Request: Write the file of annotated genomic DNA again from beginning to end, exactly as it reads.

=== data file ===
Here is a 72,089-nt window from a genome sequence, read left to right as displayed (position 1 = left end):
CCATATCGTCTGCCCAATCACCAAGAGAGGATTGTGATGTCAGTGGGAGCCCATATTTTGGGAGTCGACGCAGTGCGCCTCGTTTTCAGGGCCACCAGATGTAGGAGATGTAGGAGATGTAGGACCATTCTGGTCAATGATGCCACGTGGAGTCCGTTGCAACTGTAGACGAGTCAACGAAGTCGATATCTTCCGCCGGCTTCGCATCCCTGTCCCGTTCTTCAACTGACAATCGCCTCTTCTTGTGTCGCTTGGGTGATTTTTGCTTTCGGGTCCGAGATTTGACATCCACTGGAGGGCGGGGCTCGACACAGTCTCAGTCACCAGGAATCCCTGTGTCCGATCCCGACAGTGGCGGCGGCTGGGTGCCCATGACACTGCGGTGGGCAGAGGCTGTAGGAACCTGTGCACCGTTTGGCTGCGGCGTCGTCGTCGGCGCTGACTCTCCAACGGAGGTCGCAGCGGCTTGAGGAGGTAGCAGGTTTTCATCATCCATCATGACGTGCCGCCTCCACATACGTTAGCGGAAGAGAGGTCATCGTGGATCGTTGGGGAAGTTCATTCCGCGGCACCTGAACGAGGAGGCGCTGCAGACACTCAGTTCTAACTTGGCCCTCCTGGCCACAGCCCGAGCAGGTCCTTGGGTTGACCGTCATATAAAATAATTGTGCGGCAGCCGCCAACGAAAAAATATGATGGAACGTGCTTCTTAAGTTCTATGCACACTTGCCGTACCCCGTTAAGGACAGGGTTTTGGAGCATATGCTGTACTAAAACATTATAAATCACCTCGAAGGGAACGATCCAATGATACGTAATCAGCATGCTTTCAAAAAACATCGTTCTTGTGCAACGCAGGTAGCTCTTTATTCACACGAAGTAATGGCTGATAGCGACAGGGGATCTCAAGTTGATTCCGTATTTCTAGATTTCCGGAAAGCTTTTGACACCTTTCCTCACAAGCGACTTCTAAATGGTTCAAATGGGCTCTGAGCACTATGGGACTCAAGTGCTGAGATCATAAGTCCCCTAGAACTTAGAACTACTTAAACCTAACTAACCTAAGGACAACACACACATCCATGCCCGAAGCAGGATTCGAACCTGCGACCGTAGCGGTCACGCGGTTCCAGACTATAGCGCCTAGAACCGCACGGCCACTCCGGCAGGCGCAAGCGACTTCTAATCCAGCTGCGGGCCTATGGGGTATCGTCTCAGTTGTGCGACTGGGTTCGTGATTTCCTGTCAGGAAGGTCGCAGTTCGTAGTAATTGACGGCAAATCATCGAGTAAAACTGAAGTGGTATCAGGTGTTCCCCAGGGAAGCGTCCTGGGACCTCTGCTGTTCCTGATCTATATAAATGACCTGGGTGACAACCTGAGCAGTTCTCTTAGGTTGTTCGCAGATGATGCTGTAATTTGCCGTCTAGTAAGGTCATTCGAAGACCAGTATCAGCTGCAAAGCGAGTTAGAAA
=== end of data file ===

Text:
Here is a 72,089-nt window from a genome sequence, read left to right as displayed (position 1 = left end):
CCATATCGTCTGCCCAATCACCAAGAGAGGATTGTGATGTCAGTGGGAGCCCATATTTTGGGAGTCGACGCAGTGCGCCTCGTTTTCAGGGCCACCAGATGTAGGAGATGTAGGAGATGTAGGACCATTCTGGTCAATGATGCCACGTGGAGTCCGTTGCAACTGTAGACGAGTCAACGAAGTCGATATCTTCCGCCGGCTTCGCATCCCTGTCCCGTTCTTCAACTGACAATCGCCTCTTCTTGTGTCGCTTGGGTGATTTTTGCTTTCGGGTCCGAGATTTGACATCCACTGGAGGGCGGGGCTCGACACAGTCTCAGTCACCAGGAATCCCTGTGTCCGATCCCGACAGTGGCGGCGGCTGGGTGCCCATGACACTGCGGTGGGCAGAGGCTGTAGGAACCTGTGCACCGTTTGGCTGCGGCGTCGTCGTCGGCGCTGACTCTCCAACGGAGGTCGCAGCGGCTTGAGGAGGTAGCAGGTTTTCATCATCCATCATGACGTGCCGCCTCCACATACGTTAGCGGAAGAGAGGTCATCGTGGATCGTTGGGGAAGTTCATTCCGCGGCACCTGAACGAGGAGGCGCTGCAGACACTCAGTTCTAACTTGGCCCTCCTGGCCACAGCCCGAGCAGGTCCTTGGGTTGACCGTCATATAAAATAATTGTGCGGCAGCCGCCAACGAAAAAATATGATGGAACGTGCTTCTTAAGTTCTATGCACACTTGCCGTACCCCGTTAAGGACAGGGTTTTGGAGCATATGCTGTACTAAAACATTATAAATCACCTCGAAGGGAACGATCCAATGATACGTAATCAGCATGCTTTCAAAAAACATCGTTCTTGTGCAACGCAGGTAGCTCTTTATTCACACGAAGTAATGGCTGATAGCGACAGGGGATCTCAAGTTGATTCCGTATTTCTAGATTTCCGGAAAGCTTTTGACACCTTTCCTCACAAGCGACTTCTAAATGGTTCAAATGGGCTCTGAGCACTATGGGACTCAAGTGCTGAGATCATAAGTCCCCTAGAACTTAGAACTACTTAAACCTAACTAACCTAAGGACAACACACACATCCATGCCCGAAGCAGGATTCGAACCTGCGACCGTAGCGGTCACGCGGTTCCAGACTATAGCGCCTAGAACCGCACGGCCACTCCGGCAGGCGCAAGCGACTTCTAATCCAGCTGCGGGCCTATGGGGTATCGTCTCAGTTGTGCGACTGGGTTCGTGATTTCCTGTCAGGAAGGTCGCAGTTCGTAGTAATTGACGGCAAATCATCGAGTAAAACTGAAGTGGTATCAGGTGTTCCCCAGGGAAGCGTCCTGGGACCTCTGCTGTTCCTGATCTATATAAATGACCTGGGTGACAACCTGAGCAGTTCTCTTAGGTTGTTCGCAGATGATGCTGTAATTTGCCGTCTAGTAAGGTCATTCGAAGACCAGTATCAGCTGCAAAGCGAGTTAGAAA